Effects of a Dual Sensory Loss Protocol on Hearing Aid Outcomes: A Randomized Controlled Trial

H.L. Vreeken, G.H.M.B. van Rens, S.E. Kramer, D.L. Knol, R.M.A. van Nispen

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11 Citations (Scopus)


Dual sensory loss (DSL; concurrent vision and hearing loss) negatively affects quality of life. As speechreading is hampered, use of hearing AIDS (HAs) is important for older adults with DSL. However, due to vision loss, use of small and complex HAs is assumed to be difficult. An integrative DSL protocol that addresses rehabilitative care for older adults with DSL, including proper HA use, was implemented in low vision rehabilitation centers. The present study aims to evaluate the effectiveness of the DSL protocol among HA owners on HA outcomes (i.e., HA use, benefit, satisfaction with HAs, and hearing with HAs). Design: In a randomized controlled trial, the DSL protocol was compared to a waiting list control group among clients (aged ≥50 years) of low vision rehabilitation centers with DSL. The International Outcome Inventory for Hearing AIDS (IOI-HA) and the HA Fitting Questionnaire (HAFQ) were administered at baseline and 3 months follow-up. Participants (n = 128) were randomly allocated to either the intervention (n = 63) or control group (n = 65). Results: Intention-to-treat analyses showed a near significant effect on IOI-HA Residual problems (effect size, 0.35; p = 0.063). Per-protocol analyses showed similar (nonsignificant) results on the main outcomes, and a ceiling effect was found on the HAFQ. Significant effects were found in subgroups of patients: among patients with low HAFQ scores (HAFQ-Use: effect size = 0.56, p = 0.046; HAFQ-Hearing with HAs: effect size = 0.64, p = 0.019), male participants (effect size = 0.80; p = 0.003), and those with moderate hearing loss (effect size = 0.72; p = 0.028), significantly better IOI-HA scores were found in the intervention group at 3 months follow-up. Conclusions: Although the per-protocol and subgroup analyses need to be interpreted with caution, DSL patients who experience HA difficulties could benefit from the DSL protocol by making better use of their HAs. The increasing prevalence and impact of DSL on a person's independence and social participation call for more awareness of concurrent sensory impairments in both low vision and audiology rehabilitation. Interdisciplinary training for rehabilitation professionals could be an important step, followed by integration of vision and hearing services using the DSL protocol.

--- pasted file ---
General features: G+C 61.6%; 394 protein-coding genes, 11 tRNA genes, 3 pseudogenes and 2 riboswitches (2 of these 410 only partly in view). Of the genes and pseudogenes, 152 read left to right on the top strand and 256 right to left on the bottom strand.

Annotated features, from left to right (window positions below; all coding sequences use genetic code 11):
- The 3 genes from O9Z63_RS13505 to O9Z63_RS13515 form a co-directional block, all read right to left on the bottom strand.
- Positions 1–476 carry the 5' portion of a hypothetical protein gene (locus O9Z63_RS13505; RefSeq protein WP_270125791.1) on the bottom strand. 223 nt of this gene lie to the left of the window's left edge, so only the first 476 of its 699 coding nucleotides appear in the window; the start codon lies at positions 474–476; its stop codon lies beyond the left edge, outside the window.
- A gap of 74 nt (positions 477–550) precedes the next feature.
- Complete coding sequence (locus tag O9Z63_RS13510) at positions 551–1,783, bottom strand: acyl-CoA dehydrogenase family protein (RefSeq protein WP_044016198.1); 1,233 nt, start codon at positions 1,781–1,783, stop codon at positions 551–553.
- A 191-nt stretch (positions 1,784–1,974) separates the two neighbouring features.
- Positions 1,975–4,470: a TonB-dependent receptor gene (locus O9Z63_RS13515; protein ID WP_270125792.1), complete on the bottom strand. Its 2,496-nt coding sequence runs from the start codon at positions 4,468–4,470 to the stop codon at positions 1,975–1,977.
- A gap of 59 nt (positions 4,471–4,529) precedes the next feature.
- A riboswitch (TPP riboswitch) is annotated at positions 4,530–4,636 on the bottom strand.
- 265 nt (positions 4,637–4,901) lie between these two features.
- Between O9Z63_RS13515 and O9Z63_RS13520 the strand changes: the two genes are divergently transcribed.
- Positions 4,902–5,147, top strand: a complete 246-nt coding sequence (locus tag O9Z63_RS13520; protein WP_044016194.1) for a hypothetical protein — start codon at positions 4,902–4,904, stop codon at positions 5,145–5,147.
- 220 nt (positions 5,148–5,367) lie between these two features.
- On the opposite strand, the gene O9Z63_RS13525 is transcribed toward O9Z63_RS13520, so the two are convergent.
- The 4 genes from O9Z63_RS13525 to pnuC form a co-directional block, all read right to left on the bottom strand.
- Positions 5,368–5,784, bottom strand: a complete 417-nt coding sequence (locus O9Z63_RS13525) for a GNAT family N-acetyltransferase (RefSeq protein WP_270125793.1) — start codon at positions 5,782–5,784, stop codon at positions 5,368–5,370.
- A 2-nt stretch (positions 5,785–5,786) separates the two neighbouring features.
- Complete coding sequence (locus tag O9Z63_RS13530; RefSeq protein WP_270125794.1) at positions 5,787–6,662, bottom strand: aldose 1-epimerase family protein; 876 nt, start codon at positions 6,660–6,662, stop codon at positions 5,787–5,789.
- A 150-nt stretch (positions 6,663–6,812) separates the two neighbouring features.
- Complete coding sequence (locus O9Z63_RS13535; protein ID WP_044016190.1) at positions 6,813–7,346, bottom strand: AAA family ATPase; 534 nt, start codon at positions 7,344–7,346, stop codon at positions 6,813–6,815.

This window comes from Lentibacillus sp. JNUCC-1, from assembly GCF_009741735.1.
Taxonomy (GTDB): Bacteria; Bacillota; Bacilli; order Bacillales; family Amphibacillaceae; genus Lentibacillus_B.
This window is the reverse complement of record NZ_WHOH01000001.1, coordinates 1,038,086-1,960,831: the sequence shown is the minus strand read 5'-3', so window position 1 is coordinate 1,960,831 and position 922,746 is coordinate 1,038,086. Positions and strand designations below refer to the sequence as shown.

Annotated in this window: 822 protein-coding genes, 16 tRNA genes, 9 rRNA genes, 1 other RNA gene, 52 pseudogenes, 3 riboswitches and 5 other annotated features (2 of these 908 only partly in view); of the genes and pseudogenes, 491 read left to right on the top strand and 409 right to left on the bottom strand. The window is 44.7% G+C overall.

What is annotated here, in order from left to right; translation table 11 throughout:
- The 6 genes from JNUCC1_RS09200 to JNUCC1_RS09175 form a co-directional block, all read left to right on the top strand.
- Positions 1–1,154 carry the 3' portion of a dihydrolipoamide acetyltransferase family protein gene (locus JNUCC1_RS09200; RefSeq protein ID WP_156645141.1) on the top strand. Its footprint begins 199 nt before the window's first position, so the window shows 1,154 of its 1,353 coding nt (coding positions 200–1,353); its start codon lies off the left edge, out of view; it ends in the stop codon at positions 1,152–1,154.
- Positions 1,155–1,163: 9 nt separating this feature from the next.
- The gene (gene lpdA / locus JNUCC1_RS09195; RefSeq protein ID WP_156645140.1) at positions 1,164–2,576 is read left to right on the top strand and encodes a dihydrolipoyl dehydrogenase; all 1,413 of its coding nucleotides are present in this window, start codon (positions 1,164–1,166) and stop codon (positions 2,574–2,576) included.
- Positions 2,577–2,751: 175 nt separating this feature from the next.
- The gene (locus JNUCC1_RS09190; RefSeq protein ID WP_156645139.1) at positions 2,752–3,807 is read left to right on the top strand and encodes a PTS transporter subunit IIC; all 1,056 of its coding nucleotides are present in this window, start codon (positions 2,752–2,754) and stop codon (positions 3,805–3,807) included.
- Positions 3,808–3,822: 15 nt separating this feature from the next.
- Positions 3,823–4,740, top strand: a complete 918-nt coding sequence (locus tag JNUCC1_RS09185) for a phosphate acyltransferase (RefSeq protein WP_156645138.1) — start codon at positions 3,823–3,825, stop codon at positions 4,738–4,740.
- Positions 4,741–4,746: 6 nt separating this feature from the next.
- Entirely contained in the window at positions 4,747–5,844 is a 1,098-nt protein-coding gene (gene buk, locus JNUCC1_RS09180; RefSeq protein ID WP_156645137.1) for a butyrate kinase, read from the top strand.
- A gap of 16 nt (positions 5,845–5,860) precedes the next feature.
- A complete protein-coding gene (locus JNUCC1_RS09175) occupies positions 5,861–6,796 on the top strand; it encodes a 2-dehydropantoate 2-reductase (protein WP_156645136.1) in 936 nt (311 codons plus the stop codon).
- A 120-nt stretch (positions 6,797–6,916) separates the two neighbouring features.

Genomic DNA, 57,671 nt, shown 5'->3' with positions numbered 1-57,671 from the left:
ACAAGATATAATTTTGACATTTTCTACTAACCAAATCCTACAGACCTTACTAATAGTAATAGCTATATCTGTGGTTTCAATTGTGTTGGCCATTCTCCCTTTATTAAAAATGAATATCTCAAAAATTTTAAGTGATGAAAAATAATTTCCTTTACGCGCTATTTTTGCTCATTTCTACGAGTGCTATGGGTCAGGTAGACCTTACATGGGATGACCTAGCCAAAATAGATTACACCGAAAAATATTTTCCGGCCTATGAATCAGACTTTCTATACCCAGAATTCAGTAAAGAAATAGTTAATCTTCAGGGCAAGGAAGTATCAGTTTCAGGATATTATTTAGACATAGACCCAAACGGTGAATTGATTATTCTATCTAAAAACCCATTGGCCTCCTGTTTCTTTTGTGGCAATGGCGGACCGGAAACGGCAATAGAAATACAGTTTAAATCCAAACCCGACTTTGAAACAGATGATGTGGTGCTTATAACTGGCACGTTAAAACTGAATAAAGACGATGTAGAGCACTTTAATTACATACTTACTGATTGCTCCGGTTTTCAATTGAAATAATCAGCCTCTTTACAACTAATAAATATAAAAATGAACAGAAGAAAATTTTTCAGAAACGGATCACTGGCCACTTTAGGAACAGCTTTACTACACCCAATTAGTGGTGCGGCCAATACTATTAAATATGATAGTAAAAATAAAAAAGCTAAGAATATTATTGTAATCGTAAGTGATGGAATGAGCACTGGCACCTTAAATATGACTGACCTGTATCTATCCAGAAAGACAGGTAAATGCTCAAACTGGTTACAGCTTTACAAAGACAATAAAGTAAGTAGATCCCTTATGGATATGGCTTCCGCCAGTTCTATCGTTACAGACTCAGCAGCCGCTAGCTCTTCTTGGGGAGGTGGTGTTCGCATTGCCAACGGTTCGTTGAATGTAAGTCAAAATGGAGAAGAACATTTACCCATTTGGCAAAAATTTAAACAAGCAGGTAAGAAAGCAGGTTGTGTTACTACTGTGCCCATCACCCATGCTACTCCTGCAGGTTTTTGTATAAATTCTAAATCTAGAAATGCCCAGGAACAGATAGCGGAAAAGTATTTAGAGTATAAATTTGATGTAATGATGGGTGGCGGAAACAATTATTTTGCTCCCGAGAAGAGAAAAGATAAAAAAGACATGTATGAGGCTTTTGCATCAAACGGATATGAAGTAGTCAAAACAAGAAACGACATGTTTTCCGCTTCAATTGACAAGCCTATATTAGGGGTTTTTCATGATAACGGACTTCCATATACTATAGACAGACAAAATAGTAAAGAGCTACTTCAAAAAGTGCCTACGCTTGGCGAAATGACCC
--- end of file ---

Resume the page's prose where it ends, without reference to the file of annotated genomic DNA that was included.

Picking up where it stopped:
Original languageEnglish
Pages (from-to)e166-e175
JournalEar and hearing
Issue number4
Publication statusPublished - 2015

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